The Tribune - Spectrum


Sunday, December 1, 2002

Love in the time of John Company
Rajnish Wattas

White Mughals is more than just a poignant love story with a tragic ending. Its greater significance lies in painstakingly piecing together the larger picture of the cultural crossover that existed between the British and the Indians and of the mingling of hearts and passions of both races.

White Mughals: Love and betrayal in eighteenth century India
by William Dalrymple. Viking India. Rs 650. Pages: 501.

White Mughals: Love and betrayal in eighteenth century India"THE story of James Achilles Kirkpatrick and Khair un-Nissa, shows East and West are not irreconcilable and never have been. Only bigotry, prejudice, racism and fear drive them apart. But they have met and mingled in the past; and they will do so again." This is essence of the tragic-tale of love in White Mughals.

It’s a bit like Lagaan in reverse. Here instead of the gori mem falling for the desi Bhuvan, it’s the gora sahib who falls for an Indian princess. And thus life imitates art.

William Dalrymple, the intrepid traveller, explorer and teller of exotic tales, is an Indophile at heart, and now history tells that he also has blood ties with India. If his previous books City of Djinns and In the Court of Fish-eyed Goddess captured the pulse and soul of India, with the classic travel writer’s eye for detail, wry humour and a warm empathy for his subject, this work of historic non-fiction will put the stamp of erudite scholarship on him.

And what fascinating serendipity. A chance visit to Hyderabad’s old Residency Building – now housing the Osmania University’s Women College – and the buried tale of tragic love of epic proportions was unearthed.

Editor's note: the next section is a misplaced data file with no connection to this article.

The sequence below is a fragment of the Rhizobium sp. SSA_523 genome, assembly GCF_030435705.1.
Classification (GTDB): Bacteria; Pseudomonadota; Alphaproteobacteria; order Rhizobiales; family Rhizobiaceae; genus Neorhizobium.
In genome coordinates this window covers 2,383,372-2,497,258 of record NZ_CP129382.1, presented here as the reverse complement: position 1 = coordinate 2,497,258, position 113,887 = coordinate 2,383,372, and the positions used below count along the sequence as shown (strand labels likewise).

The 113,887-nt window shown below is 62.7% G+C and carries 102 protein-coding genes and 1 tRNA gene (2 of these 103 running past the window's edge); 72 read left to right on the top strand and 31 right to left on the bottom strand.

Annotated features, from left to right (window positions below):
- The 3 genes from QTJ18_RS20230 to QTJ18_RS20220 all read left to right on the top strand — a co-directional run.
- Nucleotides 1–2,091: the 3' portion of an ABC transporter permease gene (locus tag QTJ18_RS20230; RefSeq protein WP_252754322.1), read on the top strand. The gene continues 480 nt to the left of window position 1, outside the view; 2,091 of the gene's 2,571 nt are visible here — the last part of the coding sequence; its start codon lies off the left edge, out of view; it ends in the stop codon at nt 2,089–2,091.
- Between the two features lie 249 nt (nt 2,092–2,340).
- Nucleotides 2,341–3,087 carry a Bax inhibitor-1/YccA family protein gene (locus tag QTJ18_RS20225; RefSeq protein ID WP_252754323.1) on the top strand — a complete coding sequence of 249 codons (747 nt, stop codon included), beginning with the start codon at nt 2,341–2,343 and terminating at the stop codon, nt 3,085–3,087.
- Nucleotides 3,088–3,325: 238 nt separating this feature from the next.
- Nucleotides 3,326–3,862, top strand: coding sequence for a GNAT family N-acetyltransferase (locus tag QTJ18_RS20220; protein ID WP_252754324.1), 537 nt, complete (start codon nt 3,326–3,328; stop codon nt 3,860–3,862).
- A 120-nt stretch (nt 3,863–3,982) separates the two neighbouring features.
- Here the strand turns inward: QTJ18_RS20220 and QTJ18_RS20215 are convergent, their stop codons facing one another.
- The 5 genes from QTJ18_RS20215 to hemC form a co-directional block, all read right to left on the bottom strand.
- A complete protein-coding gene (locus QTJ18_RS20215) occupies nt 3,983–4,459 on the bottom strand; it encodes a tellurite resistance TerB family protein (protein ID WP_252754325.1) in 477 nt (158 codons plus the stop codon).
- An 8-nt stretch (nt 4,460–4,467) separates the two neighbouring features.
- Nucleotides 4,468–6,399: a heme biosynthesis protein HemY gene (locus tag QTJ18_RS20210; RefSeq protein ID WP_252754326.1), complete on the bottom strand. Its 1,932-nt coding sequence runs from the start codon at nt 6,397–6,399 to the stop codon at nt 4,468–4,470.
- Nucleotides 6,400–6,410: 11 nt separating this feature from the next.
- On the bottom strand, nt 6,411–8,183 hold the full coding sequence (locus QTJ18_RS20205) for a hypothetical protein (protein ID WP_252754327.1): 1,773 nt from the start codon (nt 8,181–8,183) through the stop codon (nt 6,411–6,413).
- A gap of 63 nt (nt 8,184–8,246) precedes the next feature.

White Mughals tells the story of Lieutenant Colonel James Achilles Kirkpatrick of the East India Company, the Resident at the court of the Nizam of Hyderabad in 1798, who falls in love with Khair un-Nissa, the great niece of the Prime Minister. Though ostensibly his mission is to build political bridges with the Nizam, while his hidden agenda is to expand British territory, it is he who is vanquished by the bewitching beauty of Khair un-Nissa — ‘most excellent among women’. And for good reason. In a picture of Khair un-Nissa, dated 1806, reproduced in the book "she still looks, a little more than a child: a graceful, delicate shy creature with porcelain skin, an oval face and dark brown eyes". No wonder she steals the heart of the young Resident, who first sees her at a royal wedding from behind a curtain


Then the love story takes the course of a legendary ballad, with the hero overcoming many obstacles, including breaking off the heroine’s engagement to a local nobleman and facing stern reprimands and wrath of his ‘superiors’. But as true love knows no impediments, Kirkpatrick converts to Islam and marries his lady love. In this saga, Khair’s mother Sharaf un-Nissa Begum plays the Cupid, who for reasons not quite clear is rather keen on the alliance coming through.

But White Mughals is more than just a poignant love story with a tragic ending. Its greater significance lies in painstakingly piecing together the larger picture of the cultural crossover that existed between the British and the Indians and of the mingling of hearts and passions of both races. The East and the West did meet, "with their unexpected mingling and fusions, their hybridity and above all their efforts at promoting tolerance and understanding …"